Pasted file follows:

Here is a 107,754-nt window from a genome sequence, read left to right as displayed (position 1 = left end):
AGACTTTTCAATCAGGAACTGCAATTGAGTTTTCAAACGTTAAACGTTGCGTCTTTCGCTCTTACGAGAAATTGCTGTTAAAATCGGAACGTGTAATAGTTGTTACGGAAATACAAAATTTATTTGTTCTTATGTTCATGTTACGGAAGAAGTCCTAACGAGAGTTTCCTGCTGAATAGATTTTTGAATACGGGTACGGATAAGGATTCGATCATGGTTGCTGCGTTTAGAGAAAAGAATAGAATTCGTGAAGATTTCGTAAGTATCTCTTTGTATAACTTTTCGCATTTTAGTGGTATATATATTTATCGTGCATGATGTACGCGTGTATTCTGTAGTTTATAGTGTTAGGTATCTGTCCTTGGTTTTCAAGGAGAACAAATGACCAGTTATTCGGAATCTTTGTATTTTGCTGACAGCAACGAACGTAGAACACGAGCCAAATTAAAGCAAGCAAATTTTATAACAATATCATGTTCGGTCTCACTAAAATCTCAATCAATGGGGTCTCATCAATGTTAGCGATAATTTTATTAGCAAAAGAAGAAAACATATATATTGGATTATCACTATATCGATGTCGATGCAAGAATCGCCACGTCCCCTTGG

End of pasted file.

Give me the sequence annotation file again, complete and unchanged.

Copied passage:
Here is a 107,754-nt window from a genome sequence, read left to right as displayed (position 1 = left end):
AGACTTTTCAATCAGGAACTGCAATTGAGTTTTCAAACGTTAAACGTTGCGTCTTTCGCTCTTACGAGAAATTGCTGTTAAAATCGGAACGTGTAATAGTTGTTACGGAAATACAAAATTTATTTGTTCTTATGTTCATGTTACGGAAGAAGTCCTAACGAGAGTTTCCTGCTGAATAGATTTTTGAATACGGGTACGGATAAGGATTCGATCATGGTTGCTGCGTTTAGAGAAAAGAATAGAATTCGTGAAGATTTCGTAAGTATCTCTTTGTATAACTTTTCGCATTTTAGTGGTATATATATTTATCGTGCATGATGTACGCGTGTATTCTGTAGTTTATAGTGTTAGGTATCTGTCCTTGGTTTTCAAGGAGAACAAATGACCAGTTATTCGGAATCTTTGTATTTTGCTGACAGCAACGAACGTAGAACACGAGCCAAATTAAAGCAAGCAAATTTTATAACAATATCATGTTCGGTCTCACTAAAATCTCAATCAATGGGGTCTCATCAATGTTAGCGATAATTTTATTAGCAAAAGAAGAAAACATATATATTGGATTATCACTATATCGATGTCGATGCAAGAATCGCCACGTCCCCTTGG